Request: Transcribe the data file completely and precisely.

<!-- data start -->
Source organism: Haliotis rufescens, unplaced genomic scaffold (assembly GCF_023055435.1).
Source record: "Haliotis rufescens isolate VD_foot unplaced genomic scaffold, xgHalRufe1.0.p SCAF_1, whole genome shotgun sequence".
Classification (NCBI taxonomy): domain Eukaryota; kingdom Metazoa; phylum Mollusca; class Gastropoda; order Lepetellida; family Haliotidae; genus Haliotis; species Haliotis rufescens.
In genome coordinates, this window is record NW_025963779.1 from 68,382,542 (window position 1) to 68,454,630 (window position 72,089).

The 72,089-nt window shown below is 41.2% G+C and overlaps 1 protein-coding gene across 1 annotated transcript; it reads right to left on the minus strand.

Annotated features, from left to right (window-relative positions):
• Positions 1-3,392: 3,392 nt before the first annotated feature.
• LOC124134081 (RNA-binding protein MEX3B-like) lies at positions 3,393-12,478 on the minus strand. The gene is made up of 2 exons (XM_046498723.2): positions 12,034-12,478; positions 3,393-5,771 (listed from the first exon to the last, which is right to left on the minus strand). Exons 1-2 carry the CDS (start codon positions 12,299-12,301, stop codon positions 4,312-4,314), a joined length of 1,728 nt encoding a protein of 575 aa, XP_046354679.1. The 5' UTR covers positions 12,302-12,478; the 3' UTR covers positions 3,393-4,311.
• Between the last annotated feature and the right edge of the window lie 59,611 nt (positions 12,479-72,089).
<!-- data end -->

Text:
Source organism: Haliotis rufescens, unplaced genomic scaffold (assembly GCF_023055435.1).
Source record: "Haliotis rufescens isolate VD_foot unplaced genomic scaffold, xgHalRufe1.0.p SCAF_1, whole genome shotgun sequence".
Classification (NCBI taxonomy): domain Eukaryota; kingdom Metazoa; phylum Mollusca; class Gastropoda; order Lepetellida; family Haliotidae; genus Haliotis; species Haliotis rufescens.
In genome coordinates, this window is record NW_025963779.1 from 68,382,542 (window position 1) to 68,454,630 (window position 72,089).

The 72,089-nt window shown below is 41.2% G+C and overlaps 1 protein-coding gene across 1 annotated transcript; it reads right to left on the minus strand.

Annotated features, from left to right (window-relative positions):
• Positions 1-3,392: 3,392 nt before the first annotated feature.
• LOC124134081 (RNA-binding protein MEX3B-like) lies at positions 3,393-12,478 on the minus strand. The gene is made up of 2 exons (XM_046498723.2): positions 12,034-12,478; positions 3,393-5,771 (listed from the first exon to the last, which is right to left on the minus strand). Exons 1-2 carry the CDS (start codon positions 12,299-12,301, stop codon positions 4,312-4,314), a joined length of 1,728 nt encoding a protein of 575 aa, XP_046354679.1. The 5' UTR covers positions 12,302-12,478; the 3' UTR covers positions 3,393-4,311.
• Between the last annotated feature and the right edge of the window lie 59,611 nt (positions 12,479-72,089).